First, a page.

The MBA is focused on managerial coursework, even in a finance concentration. The core focus will be on accounting, valuation (corporate finance framework) and economics - it is unlikely that you would encounter a PDE or touch anything other than Excel (CMU's MBA would be the exception to the rule). By contrast, the MFE will focus more on the mathematics and programming elements, you will not look at the fundamentals of a business valuation nor will you open an 8 or 10k.

From my experience of having poked my head down both rabbit holes I'd offer the following:

MBA
  • ~5 years work experience to be considered by the top programs
  • Expected wall street paths: Consultant (big 3), Fundamental Analyst (Equity, Credit,..), Investment Banking Analyst, Prop Trader
MFE
  • Any Wall Street experience is valuable, but not necessary
  • Expected wall street paths: Quant Analyst (Options, FX, Commodities, ...), Strategic Analyst, Risk Management, Hi-Fre (algo) Trader, Quant Developer
For the MFE you would need to "prove yourself" if you feel your math grades are inadequate. For an MBA, a solid GMAT/GRE quant score and a strong letter explaining your personal situation would likely suffice.

Spend some time at JP and try to learn about the different positions and departments they have, both locally and abroad, and the skill-sets of the professionals you find working in those departments that you like. Writing the CFA and picking up a copy of Hull in the interim aren't bad ideas.
 
@joy: Thanks a lot, I will search in the forums as you advised.
@AlexandreH: sympathize with you on the first. Really need to find a way to offset my bad GPA. BTW, not really sure that I completely agree with your second. Thoughts on this anyone ?

@amanda.jayne:first off, thanks a lot for your time.
a little clarification on "analytical side of things" : I love number crunching, had lots of courses on ODE/PDE, Transforms, Numerical methods, FEM etc in my bachelors. I am learning the Stochastic Calculus now, started with Shreve, and am looking forward to more. I had to do a number of projects as part of my curriculum, and this entailed ots of modeling, simulations, numerical solutions etc. I am hoping to get myself started on some wave theory stuff and measure theory(un-related)soon.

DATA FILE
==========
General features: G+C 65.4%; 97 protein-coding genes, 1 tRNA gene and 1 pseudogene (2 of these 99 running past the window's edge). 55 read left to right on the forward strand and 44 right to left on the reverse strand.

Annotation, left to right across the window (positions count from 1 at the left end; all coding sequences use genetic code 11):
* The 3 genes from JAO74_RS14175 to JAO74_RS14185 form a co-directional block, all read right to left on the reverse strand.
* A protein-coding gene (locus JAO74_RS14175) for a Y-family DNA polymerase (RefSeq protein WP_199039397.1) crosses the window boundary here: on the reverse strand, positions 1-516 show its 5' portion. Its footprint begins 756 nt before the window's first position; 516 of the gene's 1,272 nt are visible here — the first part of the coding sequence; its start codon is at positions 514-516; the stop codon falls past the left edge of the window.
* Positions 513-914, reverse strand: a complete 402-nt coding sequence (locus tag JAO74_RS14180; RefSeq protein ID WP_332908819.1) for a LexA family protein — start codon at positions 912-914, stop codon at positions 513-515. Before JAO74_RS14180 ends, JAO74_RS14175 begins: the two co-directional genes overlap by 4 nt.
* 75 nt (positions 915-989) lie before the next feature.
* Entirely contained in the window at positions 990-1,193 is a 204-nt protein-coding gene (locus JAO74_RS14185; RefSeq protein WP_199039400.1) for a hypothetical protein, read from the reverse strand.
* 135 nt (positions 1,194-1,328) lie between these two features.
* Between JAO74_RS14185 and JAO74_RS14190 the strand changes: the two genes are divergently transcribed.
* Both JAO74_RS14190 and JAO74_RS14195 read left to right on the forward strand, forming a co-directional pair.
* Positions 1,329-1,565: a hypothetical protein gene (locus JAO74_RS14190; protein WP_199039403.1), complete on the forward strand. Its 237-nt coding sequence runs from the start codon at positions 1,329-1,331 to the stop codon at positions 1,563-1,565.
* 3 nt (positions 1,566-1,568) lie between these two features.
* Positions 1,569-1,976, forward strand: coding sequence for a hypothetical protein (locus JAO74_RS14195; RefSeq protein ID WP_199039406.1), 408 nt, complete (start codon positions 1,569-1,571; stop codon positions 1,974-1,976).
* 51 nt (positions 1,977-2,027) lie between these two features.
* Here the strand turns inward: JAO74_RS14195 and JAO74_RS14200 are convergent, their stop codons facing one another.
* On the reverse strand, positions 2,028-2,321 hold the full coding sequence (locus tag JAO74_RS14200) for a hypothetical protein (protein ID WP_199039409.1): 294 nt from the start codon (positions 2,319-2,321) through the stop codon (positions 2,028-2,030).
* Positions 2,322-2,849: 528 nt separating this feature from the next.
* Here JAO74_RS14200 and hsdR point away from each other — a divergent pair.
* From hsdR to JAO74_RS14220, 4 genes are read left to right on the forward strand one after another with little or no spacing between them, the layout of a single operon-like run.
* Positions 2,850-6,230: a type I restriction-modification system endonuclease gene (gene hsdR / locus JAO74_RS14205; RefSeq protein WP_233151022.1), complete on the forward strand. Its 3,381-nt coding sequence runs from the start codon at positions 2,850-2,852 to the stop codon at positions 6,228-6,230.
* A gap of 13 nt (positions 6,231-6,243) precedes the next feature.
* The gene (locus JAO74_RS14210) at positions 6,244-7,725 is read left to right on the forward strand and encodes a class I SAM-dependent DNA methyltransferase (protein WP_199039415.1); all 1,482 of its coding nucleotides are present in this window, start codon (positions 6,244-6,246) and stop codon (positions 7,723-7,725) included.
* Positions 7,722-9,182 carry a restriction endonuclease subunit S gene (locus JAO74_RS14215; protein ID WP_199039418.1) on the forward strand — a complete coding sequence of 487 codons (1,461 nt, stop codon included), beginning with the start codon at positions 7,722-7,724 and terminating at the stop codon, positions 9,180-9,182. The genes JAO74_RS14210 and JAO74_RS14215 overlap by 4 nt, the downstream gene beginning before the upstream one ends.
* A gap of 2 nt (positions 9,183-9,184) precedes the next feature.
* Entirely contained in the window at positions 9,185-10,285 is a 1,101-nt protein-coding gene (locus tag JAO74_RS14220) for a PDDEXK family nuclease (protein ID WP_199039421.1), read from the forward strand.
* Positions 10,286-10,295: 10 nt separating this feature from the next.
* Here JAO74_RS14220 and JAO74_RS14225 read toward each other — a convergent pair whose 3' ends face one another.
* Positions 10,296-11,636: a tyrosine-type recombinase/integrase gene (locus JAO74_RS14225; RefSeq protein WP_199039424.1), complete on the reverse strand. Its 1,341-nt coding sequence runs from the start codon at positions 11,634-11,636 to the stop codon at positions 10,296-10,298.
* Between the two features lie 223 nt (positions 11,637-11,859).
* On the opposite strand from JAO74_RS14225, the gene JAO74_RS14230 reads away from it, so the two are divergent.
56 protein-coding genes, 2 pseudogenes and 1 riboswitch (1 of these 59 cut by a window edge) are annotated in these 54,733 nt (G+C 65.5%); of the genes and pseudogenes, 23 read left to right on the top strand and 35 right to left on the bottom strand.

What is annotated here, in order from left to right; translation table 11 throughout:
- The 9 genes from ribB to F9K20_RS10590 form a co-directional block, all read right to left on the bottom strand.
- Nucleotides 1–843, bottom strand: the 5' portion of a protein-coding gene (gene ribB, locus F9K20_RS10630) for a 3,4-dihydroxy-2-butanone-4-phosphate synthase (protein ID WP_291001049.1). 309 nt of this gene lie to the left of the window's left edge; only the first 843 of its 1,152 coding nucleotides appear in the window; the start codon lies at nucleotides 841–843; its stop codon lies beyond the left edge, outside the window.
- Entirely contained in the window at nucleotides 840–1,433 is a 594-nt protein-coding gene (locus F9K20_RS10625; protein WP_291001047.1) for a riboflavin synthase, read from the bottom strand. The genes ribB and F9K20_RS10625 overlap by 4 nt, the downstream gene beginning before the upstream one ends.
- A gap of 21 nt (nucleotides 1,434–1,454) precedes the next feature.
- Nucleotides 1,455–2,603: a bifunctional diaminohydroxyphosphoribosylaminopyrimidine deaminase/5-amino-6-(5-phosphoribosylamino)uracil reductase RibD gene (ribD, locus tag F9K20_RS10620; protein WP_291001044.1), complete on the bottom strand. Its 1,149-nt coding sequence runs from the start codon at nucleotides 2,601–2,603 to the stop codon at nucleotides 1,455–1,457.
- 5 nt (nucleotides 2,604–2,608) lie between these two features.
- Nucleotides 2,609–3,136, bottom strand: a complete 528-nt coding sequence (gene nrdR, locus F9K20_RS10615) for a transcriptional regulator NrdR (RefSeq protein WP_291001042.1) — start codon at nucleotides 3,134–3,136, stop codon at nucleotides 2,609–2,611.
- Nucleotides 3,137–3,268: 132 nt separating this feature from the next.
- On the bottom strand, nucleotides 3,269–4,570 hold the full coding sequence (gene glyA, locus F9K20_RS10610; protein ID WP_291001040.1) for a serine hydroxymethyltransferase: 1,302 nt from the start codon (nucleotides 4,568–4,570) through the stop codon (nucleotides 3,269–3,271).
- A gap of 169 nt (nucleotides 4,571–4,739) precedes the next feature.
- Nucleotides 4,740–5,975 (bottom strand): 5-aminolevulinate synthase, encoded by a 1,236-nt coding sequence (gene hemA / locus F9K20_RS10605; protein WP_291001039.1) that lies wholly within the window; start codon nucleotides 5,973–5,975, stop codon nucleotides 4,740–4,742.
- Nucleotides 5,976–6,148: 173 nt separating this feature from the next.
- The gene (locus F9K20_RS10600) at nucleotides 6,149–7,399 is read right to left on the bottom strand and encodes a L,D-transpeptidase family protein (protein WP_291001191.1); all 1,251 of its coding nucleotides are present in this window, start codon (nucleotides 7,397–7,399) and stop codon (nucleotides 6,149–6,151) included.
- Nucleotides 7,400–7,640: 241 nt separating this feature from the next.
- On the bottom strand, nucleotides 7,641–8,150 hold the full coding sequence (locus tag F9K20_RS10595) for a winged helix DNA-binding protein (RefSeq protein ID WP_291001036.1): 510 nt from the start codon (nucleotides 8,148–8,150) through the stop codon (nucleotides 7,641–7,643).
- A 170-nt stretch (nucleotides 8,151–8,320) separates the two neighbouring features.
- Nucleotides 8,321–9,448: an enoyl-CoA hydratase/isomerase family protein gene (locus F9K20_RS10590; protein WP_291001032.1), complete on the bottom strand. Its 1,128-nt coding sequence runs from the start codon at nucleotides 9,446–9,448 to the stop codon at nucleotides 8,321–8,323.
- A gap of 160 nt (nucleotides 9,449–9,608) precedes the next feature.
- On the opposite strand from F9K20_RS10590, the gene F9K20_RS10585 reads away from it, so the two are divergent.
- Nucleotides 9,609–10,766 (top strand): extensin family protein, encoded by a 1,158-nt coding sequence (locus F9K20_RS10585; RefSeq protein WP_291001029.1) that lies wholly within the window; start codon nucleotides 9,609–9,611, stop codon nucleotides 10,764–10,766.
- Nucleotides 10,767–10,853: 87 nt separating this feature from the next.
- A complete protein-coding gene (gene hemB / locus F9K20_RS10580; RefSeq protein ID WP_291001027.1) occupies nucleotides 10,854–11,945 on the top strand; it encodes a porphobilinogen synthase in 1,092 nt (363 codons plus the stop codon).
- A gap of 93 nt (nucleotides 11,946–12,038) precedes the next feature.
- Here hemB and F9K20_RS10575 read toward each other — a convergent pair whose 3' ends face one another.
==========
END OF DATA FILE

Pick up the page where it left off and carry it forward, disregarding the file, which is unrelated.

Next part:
its a dilemna I am in, and I think I might not be alone here: I have a genuine knack for analytical disciplines, I am the kind who loves to sit down with a physics problem and attack it for hours. Its my pleasure. Which is also the reason why I am drawn to Quant: lots of maths, lots of stats, lots of modelling, lots of calculus; you get the drift.
And then again, I am sure I would excel at a managerial position, and I enjoy it too.
so I guess, if these two balance each other out, other considerations might dictate which path I take, namely money and growth.
I find myself in a spot here: should I dig for an MBA or should I ready myself for the MFE?(the CMU MBA seems like the best of both worlds here. would you recommend it?)
I gather from your post that a fresh MFE would not rake in as much moolah as an MBA, if I am not mistaken.What about the long-term?


Is a minimum of 5 years experience necessary for a top-tier B-school? If that is really the case, then I would have to look to make it worth my while for those 5 years, I guess.....

I will definitely take your advice about JPM, its definitely a very vibrant company, lots of talented people. I will look to further myself in this place, taking your advice.

CFA without work experience was equated to death by my professors. will it look good in an interview if I have the L-1, L-2 and just 1/1.5 years of experience ?

In the meanwhile, I will learn the Stochastic Calculus, and will get my feet wet in some other finance books, dig a bit, self-learn.

I appreciate all the advice from everyone.
Looking forward to more.

Thanks !
 
My background is quite similar to yours - I've just followed it up with a random walk through various degrees/careers - sometimes I wish I had been born 10 years earlier, or 10 years later
smile.png


It seems you are leaning more towards the MFE and I wonder if you would find the options available to you post-MBA to be too limiting. If you truly enjoy the math and analytics, I would continue on this track and strengthen your resume while you make up your mind. Combining this with a L1 CFA should enable you to keep one foot in each pond in the interim.

Re: Stagnation - this is precisely where your MBA or MFE will come in. Think of them as your career's 'get out of jail free cards'. Any job is what you make of it.